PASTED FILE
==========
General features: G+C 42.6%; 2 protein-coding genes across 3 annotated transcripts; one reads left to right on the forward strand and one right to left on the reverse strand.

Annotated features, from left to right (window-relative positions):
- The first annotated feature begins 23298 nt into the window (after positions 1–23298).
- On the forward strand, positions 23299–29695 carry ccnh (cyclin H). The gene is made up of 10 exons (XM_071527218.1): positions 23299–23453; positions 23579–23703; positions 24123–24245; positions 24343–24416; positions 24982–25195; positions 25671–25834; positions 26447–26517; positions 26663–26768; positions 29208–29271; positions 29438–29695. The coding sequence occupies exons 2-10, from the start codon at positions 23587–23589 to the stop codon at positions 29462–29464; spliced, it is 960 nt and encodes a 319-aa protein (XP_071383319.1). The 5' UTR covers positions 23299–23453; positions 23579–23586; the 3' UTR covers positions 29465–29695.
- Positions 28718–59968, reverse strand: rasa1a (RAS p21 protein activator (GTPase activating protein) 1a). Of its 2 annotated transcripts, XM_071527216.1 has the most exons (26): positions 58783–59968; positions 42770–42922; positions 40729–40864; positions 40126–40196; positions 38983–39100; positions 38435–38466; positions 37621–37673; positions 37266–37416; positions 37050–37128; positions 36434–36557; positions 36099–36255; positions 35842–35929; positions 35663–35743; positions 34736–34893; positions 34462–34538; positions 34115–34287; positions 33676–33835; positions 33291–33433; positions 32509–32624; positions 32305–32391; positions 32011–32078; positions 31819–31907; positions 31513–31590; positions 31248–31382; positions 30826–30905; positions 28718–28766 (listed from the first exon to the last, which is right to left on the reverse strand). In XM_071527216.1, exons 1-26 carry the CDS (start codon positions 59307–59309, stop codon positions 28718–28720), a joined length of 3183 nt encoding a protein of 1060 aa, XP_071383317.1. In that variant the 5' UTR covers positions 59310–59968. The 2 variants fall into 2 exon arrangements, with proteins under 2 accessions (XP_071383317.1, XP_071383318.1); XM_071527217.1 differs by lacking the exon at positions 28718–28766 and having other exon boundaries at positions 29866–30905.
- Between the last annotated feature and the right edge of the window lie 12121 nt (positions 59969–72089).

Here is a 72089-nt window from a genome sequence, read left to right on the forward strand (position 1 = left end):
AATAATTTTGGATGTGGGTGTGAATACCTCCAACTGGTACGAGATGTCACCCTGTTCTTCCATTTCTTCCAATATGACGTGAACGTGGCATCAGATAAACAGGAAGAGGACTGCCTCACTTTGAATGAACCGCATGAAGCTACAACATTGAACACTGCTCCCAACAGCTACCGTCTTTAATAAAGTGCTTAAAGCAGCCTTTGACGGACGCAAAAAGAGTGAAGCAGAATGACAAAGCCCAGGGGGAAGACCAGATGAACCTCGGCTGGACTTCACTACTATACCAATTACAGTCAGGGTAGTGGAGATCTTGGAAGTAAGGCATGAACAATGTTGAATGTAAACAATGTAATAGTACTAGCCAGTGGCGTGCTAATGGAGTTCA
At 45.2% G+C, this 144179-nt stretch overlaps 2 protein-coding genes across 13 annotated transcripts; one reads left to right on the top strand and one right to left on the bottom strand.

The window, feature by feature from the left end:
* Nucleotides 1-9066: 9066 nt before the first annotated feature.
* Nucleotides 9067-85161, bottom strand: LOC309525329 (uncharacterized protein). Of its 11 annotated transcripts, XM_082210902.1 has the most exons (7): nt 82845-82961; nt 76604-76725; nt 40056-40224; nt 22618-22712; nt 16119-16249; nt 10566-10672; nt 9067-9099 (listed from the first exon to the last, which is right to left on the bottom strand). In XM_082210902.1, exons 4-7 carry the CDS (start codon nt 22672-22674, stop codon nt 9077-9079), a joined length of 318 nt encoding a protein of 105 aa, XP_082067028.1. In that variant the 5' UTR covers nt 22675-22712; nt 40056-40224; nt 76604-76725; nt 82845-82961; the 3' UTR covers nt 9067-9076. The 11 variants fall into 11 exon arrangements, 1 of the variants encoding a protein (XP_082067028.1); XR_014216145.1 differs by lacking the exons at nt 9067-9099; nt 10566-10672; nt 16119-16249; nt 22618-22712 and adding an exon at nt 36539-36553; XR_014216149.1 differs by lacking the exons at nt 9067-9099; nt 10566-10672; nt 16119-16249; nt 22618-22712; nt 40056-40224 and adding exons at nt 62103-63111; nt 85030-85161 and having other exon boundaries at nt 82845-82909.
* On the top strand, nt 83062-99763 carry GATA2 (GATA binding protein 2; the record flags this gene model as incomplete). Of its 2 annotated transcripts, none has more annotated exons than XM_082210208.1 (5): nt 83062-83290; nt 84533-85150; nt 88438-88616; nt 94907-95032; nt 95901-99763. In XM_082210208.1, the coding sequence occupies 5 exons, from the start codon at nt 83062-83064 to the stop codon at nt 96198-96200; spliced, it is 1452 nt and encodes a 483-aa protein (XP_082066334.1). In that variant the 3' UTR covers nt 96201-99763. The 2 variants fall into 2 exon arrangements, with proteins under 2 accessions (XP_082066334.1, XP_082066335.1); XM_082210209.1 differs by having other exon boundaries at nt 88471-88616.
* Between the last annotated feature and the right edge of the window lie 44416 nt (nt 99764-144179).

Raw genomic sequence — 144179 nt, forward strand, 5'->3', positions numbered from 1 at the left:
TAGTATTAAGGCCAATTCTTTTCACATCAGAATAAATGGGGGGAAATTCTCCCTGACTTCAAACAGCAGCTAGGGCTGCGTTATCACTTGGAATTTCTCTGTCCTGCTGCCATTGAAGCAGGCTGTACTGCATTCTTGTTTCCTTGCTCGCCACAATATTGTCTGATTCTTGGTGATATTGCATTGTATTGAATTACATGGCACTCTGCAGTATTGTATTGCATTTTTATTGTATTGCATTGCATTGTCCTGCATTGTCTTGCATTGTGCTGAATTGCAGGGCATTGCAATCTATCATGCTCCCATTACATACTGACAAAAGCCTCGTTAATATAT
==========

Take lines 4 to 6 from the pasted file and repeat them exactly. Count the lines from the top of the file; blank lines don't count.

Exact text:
- On the forward strand, positions 23299–29695 carry ccnh (cyclin H). The gene is made up of 10 exons (XM_071527218.1): positions 23299–23453; positions 23579–23703; positions 24123–24245; positions 24343–24416; positions 24982–25195; positions 25671–25834; positions 26447–26517; positions 26663–26768; positions 29208–29271; positions 29438–29695. The coding sequence occupies exons 2-10, from the start codon at positions 23587–23589 to the stop codon at positions 29462–29464; spliced, it is 960 nt and encodes a 319-aa protein (XP_071383319.1). The 5' UTR covers positions 23299–23453; positions 23579–23586; the 3' UTR covers positions 29465–29695.
- Positions 28718–59968, reverse strand: rasa1a (RAS p21 protein activator (GTPase activating protein) 1a). Of its 2 annotated transcripts, XM_071527216.1 has the most exons (26): positions 58783–59968; positions 42770–42922; positions 40729–40864; positions 40126–40196; positions 38983–39100; positions 38435–38466; positions 37621–37673; positions 37266–37416; positions 37050–37128; positions 36434–36557; positions 36099–36255; positions 35842–35929; positions 35663–35743; positions 34736–34893; positions 34462–34538; positions 34115–34287; positions 33676–33835; positions 33291–33433; positions 32509–32624; positions 32305–32391; positions 32011–32078; positions 31819–31907; positions 31513–31590; positions 31248–31382; positions 30826–30905; positions 28718–28766 (listed from the first exon to the last, which is right to left on the reverse strand). In XM_071527216.1, exons 1-26 carry the CDS (start codon positions 59307–59309, stop codon positions 28718–28720), a joined length of 3183 nt encoding a protein of 1060 aa, XP_071383317.1. In that variant the 5' UTR covers positions 59310–59968. The 2 variants fall into 2 exon arrangements, with proteins under 2 accessions (XP_071383317.1, XP_071383318.1); XM_071527217.1 differs by lacking the exon at positions 28718–28766 and having other exon boundaries at positions 29866–30905.
- Between the last annotated feature and the right edge of the window lie 12121 nt (positions 59969–72089).